bubba22349

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:hmmm: Well now we are getting somewhere I have seen this happen only a few times before. :shock: It's no wonder your having all this trouble with shoes dragging those drums were just not machined properly during their manufacture, so that after the drums are pressed on your hubs they aren't spinning in a true circle. To fix this you will need to have then turned just enough to get them round again and running true. Good luck. :nod:
 

63flcn

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I would agree with however I have had 3 sets of drums on, the factory ones, ones from MACs and now a set from NAPA. They all drag in the same spot. NAPA told me they didnt need to be turned. I don't know
 

bubba22349

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Yes for sure those brake shoes will eventually wear themselves into and conform matching the shape of the drums over a period of time and with more use, at that point you will then have your best brake operation. It all depends on how bad the problem is, if it's not draging all that bad than let it go and within that amount of time the problem will self correct. Turning the drums would just speed that all up the shoes would conform to the drums would practically be immediate. Drive it easy for awhile until everything wears into each other. Best of luck :nod:
 

63flcn

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Adjusted the front shoes out a few more clicks.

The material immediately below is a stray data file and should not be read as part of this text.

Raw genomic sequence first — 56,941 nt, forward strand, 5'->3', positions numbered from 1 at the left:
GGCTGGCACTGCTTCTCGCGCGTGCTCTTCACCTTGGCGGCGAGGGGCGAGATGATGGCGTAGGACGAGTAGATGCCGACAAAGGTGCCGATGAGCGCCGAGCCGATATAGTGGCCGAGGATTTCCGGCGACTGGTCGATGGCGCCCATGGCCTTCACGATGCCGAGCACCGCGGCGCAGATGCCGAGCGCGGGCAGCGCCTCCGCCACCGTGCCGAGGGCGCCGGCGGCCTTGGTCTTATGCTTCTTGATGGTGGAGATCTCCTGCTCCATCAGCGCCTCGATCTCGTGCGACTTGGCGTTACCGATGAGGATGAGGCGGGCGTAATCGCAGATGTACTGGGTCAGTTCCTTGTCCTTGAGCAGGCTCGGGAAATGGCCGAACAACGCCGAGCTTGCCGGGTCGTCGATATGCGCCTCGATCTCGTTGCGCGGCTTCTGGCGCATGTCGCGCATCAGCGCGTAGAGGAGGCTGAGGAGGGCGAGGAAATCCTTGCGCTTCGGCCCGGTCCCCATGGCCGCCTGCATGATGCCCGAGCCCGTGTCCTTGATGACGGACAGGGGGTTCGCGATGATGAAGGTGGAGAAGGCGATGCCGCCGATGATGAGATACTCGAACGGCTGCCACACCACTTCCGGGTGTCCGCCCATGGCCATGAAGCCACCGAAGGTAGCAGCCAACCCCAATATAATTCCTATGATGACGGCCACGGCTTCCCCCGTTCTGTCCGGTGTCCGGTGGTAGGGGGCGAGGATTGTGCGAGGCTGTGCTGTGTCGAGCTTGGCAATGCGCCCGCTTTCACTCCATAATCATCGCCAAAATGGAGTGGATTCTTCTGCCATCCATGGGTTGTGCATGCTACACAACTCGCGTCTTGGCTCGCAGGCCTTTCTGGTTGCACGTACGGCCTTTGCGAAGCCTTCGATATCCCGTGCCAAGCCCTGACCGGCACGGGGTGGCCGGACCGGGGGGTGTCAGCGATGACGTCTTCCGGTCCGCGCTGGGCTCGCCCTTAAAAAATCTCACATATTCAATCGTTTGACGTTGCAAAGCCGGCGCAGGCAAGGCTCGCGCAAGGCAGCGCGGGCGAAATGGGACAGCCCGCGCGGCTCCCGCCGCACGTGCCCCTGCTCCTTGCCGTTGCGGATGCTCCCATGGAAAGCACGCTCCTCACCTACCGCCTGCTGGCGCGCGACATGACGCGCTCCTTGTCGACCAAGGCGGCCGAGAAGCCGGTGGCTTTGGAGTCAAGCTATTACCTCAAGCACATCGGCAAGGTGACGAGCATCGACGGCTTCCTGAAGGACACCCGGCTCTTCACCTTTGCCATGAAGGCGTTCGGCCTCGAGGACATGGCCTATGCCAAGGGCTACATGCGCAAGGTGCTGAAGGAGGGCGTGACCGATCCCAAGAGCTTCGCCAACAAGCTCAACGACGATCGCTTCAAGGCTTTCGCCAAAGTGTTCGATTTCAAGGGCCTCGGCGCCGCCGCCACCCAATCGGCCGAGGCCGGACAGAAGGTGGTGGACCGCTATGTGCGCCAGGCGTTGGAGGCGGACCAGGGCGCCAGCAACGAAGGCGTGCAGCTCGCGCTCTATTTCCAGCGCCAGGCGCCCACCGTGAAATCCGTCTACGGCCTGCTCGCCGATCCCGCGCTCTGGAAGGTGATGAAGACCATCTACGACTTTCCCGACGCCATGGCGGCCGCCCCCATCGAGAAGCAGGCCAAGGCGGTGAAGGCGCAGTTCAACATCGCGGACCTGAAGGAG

Car was pulling to passenger or driver side for no apparent reasons. Put new rubber lines on the front and that seems to have stopped it. Also made the ENTIRE braking feel better. Pedal is smooth and consistent and braking force is predictable now.

Once the shoes wear in a little more and I get the ball joints replaced I think we will be 100%
 

bubba22349

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:beer: glad to hear that you are making more progress on the brakes operation. (y) :nod:
 

B RON CO

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Hi, on the front drums, I would not loosen the adjustment. I know the scrape, no scrape you are talking about. I would adjust the shoes tighter, as long as the wheel still spins. The same on each side. When the shoes are adjusted up the pedal has very little travel.
Then drive it and if it feels good, leave it.
I have been known to bleed the brakes again, a week or so later, after using the car and guess what, you get a little more air that worked it's way through the system.
So if the brakes seem good after another adjustment, drive it a couple of weeks, then you can jack up a wheel, check the scrape scrape sound and do a final bleed. Hopefully all will be perfect.
Good luck
 

mustang6

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Did you mention if you changed the front flex hoses in all of this? I have had them deteriorate internally and create crazy unequal braking scenarios that I couldn't chase down mechanically. Fairly common when they fail to constrict inside so they act like a valve, won't let fluid through until it hits a certain pressure (delaying braking to that side when you hit the brakes), then holds onto pressure longer (dragging) when you release the brakes.